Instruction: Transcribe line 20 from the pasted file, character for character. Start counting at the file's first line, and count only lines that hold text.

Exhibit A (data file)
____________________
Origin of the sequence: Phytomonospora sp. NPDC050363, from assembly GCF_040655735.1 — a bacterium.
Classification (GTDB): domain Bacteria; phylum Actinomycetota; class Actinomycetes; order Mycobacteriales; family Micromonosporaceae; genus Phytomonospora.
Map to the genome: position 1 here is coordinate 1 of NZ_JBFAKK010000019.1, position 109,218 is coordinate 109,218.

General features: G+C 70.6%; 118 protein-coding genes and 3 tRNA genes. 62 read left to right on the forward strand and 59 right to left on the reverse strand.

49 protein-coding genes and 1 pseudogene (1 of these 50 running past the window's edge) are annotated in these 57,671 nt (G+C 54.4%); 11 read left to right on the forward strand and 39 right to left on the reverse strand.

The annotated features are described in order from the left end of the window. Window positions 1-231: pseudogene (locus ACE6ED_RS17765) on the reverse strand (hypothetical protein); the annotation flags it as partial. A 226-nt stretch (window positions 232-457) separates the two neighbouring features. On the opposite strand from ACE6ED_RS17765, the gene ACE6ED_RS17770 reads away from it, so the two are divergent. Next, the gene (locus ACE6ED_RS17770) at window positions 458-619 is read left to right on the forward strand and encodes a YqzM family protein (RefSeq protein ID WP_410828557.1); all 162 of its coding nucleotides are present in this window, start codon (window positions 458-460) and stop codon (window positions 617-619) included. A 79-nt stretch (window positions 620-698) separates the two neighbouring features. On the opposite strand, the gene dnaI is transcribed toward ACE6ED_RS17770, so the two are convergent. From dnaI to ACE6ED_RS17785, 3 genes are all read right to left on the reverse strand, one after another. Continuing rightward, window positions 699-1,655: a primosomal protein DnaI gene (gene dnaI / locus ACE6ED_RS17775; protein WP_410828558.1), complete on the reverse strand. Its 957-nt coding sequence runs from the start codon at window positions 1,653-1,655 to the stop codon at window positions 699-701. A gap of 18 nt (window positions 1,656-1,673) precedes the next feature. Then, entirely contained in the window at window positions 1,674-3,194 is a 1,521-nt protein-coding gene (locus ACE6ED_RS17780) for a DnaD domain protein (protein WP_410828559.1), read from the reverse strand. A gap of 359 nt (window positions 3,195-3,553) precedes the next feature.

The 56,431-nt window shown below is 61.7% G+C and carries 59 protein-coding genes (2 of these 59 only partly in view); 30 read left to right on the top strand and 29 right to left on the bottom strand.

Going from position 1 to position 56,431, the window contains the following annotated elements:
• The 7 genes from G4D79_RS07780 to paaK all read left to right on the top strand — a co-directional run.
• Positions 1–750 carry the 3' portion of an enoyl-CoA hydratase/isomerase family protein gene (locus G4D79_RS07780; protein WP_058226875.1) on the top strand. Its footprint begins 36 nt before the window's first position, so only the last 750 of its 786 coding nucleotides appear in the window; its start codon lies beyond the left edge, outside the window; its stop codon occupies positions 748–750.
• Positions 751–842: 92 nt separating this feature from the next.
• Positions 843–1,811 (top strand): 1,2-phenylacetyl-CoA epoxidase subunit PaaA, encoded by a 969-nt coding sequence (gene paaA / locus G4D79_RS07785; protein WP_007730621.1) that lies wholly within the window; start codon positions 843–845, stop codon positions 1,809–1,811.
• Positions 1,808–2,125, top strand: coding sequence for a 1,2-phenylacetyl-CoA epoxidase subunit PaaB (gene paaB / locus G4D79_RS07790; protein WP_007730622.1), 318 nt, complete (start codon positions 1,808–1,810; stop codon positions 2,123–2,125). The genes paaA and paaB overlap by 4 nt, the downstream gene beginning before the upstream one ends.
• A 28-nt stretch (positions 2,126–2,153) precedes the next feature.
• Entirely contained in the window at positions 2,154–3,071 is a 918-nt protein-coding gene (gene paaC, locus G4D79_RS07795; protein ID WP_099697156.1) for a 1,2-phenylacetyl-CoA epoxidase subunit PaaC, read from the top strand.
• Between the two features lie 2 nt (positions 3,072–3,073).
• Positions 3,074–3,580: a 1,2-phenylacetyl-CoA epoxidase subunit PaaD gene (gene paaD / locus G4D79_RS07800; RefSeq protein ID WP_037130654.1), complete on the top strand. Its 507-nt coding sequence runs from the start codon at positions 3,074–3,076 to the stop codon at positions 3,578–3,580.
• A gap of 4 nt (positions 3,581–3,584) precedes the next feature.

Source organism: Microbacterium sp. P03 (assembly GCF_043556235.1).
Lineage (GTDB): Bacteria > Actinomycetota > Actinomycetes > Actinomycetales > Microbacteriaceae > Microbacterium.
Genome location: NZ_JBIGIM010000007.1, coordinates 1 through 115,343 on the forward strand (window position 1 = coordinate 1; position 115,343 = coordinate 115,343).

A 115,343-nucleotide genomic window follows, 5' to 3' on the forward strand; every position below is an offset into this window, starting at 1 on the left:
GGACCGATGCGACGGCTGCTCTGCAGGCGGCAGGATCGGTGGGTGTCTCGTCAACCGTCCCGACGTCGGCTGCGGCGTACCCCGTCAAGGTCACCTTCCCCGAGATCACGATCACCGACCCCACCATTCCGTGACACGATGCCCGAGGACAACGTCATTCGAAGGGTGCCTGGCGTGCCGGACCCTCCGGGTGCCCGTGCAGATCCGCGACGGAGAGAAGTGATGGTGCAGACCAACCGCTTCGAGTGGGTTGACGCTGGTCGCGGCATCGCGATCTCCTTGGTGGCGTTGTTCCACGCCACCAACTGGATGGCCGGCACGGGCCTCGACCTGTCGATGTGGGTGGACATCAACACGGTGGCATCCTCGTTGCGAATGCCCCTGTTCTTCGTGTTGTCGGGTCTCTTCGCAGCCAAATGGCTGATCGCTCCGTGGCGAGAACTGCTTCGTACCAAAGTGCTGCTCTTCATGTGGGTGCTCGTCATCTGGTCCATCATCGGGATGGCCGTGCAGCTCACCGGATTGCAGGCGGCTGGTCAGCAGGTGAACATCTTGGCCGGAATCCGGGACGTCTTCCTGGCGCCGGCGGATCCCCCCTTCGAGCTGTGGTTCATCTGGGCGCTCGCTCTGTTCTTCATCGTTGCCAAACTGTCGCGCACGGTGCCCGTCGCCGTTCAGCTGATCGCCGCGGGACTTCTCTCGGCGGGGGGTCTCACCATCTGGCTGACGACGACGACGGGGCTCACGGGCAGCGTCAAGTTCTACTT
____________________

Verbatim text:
Lineage (GTDB): Bacteria > Actinomycetota > Actinomycetes > Actinomycetales > Microbacteriaceae > Microbacterium.